Review: Superman: The Silver Age Newspaper Dailies Vol. 1: 1958-1961


Yesterday saw the release of IDW, the Library of American Comics, and DC’s Superman: The Silver Age Dailies Volume One 1959-1961. It’s a massive collection that presents the first ever reprints of the Silver Age Superman newspaper strips. The first volume includes art by the likes of Curt Swan, Wayne Boring, and Stan Kaye. Superman co-creator Jerry Siegel scripts stories adapted from the monthly comics by Otto Binder, Robert Bender and Jerry Coelman. Siegel also throws in a few new versions of stories as well. With this being the first volume in a three sub-set series, should you be checking these Superman collections out?

superman coverThe first volume presents 16 full Superman stories. The adventures see everything from movie directing space invaders, Lois becoming a baby, Superman owing the IRS a billion dollars, and a return trip to Krypton. The stories do an amazing job of advancing the narrative in three panels while also using the first panel to recap the previous day’s developments. It takes a true master to tell a good chunk of story with a new but recap-y panel, the middle meatier panel, and the final panel that also has to add some suspense.

The stories present a different experience from the regularly printed Action Comics of the time. The newspaper strip were slightly different takes on the story or completely different stories that start out with the same premise. You get the classic Superman who saves everyone and everything while simultaneously multitasking his Clark Kent duties. In the first strip he stops a volcano in Hawaii, stops a giant tidal wave in Metropolis, repairs The Daily Planet’s cracked roof, and saves cars from an earthquake over the course of a few minutes. It’s the dashing, barrel-chested, Boy Scout Superman you loved from things like the Fleischer cartoons. I mean you get the use of powers like long range super-ventriloquism. You have to love the powers they had Superman use in the good old days.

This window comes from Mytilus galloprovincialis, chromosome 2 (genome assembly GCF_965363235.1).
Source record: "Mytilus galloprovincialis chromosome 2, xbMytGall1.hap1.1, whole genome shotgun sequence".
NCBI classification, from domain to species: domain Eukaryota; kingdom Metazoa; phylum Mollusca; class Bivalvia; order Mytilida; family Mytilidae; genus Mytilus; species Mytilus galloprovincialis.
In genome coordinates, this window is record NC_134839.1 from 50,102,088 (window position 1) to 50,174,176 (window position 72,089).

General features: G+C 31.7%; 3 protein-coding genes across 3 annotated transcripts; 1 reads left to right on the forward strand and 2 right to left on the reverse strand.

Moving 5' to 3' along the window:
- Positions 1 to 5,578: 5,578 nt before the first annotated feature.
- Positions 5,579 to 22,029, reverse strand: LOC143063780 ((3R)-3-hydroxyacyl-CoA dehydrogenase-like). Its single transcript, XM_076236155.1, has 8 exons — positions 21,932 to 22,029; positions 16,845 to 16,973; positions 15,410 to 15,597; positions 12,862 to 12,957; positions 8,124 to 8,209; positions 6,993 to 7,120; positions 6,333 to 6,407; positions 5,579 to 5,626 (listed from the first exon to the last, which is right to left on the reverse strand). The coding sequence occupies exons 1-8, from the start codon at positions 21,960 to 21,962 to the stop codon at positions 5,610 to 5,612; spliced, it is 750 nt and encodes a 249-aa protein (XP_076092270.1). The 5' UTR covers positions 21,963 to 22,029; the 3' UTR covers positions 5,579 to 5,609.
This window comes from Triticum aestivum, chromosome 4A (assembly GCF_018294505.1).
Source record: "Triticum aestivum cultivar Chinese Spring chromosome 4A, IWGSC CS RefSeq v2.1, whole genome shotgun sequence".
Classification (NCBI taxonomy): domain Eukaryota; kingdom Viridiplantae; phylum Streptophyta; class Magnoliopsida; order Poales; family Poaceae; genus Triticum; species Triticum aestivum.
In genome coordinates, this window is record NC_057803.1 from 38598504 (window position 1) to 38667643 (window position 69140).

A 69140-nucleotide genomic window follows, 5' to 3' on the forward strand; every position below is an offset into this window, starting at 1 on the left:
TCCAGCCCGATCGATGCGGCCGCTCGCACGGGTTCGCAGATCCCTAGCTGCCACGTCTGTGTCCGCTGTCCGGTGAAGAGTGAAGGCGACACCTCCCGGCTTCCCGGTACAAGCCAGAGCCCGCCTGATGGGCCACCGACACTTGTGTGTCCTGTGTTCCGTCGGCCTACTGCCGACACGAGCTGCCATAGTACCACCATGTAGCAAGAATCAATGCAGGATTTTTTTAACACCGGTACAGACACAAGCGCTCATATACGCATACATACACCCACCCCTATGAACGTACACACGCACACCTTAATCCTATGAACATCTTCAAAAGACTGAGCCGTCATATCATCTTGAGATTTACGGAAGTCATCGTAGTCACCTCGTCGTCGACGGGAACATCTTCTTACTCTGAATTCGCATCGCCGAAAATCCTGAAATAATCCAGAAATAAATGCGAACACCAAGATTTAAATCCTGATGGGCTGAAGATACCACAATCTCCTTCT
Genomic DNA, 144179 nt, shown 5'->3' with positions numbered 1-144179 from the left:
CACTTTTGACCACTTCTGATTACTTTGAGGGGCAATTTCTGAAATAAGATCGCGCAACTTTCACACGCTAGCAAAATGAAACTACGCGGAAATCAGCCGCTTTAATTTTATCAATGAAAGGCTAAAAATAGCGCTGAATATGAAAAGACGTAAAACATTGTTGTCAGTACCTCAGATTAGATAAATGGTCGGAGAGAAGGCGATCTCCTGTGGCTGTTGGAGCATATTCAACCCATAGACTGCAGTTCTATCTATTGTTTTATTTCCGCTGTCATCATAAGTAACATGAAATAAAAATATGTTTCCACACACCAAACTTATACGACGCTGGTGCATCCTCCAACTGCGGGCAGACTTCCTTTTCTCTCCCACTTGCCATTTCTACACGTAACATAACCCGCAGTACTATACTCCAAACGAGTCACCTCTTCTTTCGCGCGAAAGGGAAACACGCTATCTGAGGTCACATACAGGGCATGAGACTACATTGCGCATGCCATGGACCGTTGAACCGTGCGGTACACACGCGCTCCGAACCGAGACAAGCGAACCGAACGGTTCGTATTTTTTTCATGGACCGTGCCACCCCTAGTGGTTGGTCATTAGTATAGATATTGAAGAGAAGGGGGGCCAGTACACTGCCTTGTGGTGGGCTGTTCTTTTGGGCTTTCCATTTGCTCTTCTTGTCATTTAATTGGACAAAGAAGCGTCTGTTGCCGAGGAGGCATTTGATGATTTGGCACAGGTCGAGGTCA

The foreword and introduction offer up historical context about the scripts and the time period in which they were produced. It offers up great insight into how the comic books of the time were similar, yet very different from the daily newspaper strips. It was a great time for Superman and the newspaper strips served as hidden treasures almost. If you picked up the comic from your newsstand, the dailies would be an entirely new experience. The two written pieces are astounding, but the rest of the book is full on dailies from beginning to end. It’s an incredibly impressive collection that thankfully fills in the gap left for collectors and Superman fans, but I’m a sucker for the historical context that is presented in the written sections of the book. Even if it was extended by a few pages or had an afterword it would be fantastic. That’s not really a complaint for this collection, it’s just me being a greedy fan and history buff.

Bottom Line: This is an absolute must have for Superman fans, comic book historians, or just people who enjoy pop culture and Americana. This is the time where Superman didn’t crack necks, he cracked smiles. It’s the iconic Superman who fights for truth, justice, and the America way. It’s great stories that can only be told in the Silver Age of comics. It’s fun, it’s entertaining, and it’s a well presented collection. 5/5

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